To transfer the combined method into general practical use, further tests are necessary, especially with more objects in poor and bad condition. Also application of fibrillated nanocellulose can be further optimized to make sure that always a uniform, stabilizing, yet optically unobtrusive effect is obtained. Furthermore, the opportunity a local, spatially resolved application of CNF on manuscripts is of high relevance from the perspective of conservation practice. The most suitable variants from the practical point of view (Gelatine-CNF application, CNF application as last step and CNF application as first step) are to be further elaborated. In addition, criteria for the respective applications variants should be developed as recommendations. The transfer of the variants into practice and the optimization of the treatment processes must be supported by concomitant analytical investigations of cellulose (SEC and LA-ICP-MS-measurements) to ensure quality control and process effectiveness.
Availability of data and materials
The datasets used and/or analysed during the current study are available from the corresponding author on request. Additional file 1 is also available.
Cellulose nanofibers/cellulose nanofibrils/nanofibrillated cellulose
Degree of polymerization
Laser ablation inductively coupled plasma mass spectrometry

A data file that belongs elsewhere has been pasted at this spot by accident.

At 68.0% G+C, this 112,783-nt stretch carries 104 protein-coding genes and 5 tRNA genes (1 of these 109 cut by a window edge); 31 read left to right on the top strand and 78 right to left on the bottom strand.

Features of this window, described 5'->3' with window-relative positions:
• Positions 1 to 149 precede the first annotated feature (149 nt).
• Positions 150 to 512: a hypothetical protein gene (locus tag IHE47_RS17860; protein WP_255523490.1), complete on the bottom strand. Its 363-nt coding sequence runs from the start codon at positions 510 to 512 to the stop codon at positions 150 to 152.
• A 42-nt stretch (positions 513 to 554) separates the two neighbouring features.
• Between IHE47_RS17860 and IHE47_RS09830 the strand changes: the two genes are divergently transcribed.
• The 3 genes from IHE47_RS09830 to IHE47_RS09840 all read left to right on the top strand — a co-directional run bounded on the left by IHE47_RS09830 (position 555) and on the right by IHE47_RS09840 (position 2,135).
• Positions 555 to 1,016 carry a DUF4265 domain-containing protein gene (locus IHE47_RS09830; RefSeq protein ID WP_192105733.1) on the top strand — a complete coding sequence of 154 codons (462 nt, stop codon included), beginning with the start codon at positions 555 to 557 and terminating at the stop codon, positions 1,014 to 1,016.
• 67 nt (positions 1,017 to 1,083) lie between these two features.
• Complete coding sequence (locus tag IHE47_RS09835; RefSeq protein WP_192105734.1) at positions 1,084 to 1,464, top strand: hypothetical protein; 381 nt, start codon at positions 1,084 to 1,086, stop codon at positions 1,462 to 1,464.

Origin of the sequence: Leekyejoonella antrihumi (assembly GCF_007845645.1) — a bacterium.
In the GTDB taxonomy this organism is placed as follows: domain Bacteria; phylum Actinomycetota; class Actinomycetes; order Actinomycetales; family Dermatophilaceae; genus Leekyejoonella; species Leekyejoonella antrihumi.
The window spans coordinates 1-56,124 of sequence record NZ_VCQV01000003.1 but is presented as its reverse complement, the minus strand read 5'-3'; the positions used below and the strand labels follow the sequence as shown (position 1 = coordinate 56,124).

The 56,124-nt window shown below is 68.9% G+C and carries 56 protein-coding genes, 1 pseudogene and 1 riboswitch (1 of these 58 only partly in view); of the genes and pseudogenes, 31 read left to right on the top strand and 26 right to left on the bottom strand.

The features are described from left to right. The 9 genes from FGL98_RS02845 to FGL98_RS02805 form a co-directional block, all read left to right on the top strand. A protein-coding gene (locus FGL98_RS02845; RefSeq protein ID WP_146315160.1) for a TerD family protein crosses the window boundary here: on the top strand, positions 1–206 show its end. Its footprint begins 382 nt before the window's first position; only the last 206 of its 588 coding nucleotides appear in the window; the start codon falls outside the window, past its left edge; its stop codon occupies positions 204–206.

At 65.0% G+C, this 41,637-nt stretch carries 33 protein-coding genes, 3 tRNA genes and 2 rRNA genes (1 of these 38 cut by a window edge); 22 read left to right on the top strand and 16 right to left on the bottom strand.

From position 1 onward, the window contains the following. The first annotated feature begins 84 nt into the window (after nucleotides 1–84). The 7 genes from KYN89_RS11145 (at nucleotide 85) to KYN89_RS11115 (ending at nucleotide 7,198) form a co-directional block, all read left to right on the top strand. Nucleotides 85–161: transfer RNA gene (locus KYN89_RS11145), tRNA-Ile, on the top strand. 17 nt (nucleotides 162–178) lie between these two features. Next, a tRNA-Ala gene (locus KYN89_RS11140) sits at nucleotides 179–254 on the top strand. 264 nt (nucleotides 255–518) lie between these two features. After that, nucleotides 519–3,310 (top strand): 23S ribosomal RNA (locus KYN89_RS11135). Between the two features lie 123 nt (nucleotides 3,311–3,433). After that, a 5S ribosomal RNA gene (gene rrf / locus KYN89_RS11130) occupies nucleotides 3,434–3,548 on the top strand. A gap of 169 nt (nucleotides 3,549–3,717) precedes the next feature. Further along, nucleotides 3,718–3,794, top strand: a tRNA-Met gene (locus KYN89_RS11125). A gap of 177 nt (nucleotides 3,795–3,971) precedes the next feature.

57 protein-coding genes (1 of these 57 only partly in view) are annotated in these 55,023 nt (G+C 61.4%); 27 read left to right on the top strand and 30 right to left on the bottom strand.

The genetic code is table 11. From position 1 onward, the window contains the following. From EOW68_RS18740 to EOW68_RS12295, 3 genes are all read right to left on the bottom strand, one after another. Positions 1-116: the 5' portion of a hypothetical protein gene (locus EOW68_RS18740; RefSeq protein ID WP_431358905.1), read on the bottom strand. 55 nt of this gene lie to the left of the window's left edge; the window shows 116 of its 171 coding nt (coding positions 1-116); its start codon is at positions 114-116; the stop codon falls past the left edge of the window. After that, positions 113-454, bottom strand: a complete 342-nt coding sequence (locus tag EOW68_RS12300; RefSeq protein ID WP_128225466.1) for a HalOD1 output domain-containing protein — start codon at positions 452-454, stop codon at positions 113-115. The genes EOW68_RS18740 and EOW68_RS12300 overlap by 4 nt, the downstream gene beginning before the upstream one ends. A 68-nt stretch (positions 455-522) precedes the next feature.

Limit of detection
Size exclusion chromatography
Scanning electron microscope with energy dispersive X-Ray analysis
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We thank Rudolf Erlach, University of Applied Arts Vienna, Institute of Art and Technology, Natural Sciences in Conservation, for his support in the microscopic analyses, Prof. em. Dr. Gerhard Banik for interesting and helpful discussions and comments, and Dr. Sonja Schiehser, Dickson Daniel Kofi Owusu and Florian Bausch for the practical support in the laboratory. L.V. would like to thank Klassik Stiftung Weimar and the doctoral school ABC&M for financial support. The financial support of the Austrian Biorefinery Center Tulln (ABCT) is also gratefully acknowledged.
The project is funded by University of Natural Resources and Life Sciences (BOKU), the Klassik Stiftung Weimar–Herzogin Anna Amalia Bibliothek, and the BOKU doctoral school ABC&M (“Advanced biorefineries–chemistry and materials”).
The authors declare that they have no competing interests.
Springer Nature remains neutral with regard to jurisdictional claims in published maps and institutional affiliations.
Variant 5—CNF A. Sample of condition rating 3 before and after the chemical phytate treatment and mechanical stabilization by CNF. Figure S2. EDX spectra of crystals on manuscript, which was treated with CNF B in Variant 5. Figure S3. ISO brightness measurement of CNF films. Table S1. Mean values of ΔL*, Δa*, Δb*, ΔE from the CIELAB measurement.
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Völkel, L., Prohaska, T. & Potthast, A. Combining phytate treatment and nanocellulose stabilization for mitigating iron gall ink damage in historic papers. Herit Sci 8, 86 (2020). https://doi.org/10.1186/s40494-020-00428-6
- Iron gall ink
- Calcium phytate/calcium hydrogencarbonate treatment
- Nanocellulose/nanofibrillated cellulose
- Chemical stabilization
- Mechanical stabilization
- Gel Permeation Chromatography
- Laser Ablation-ICP-MS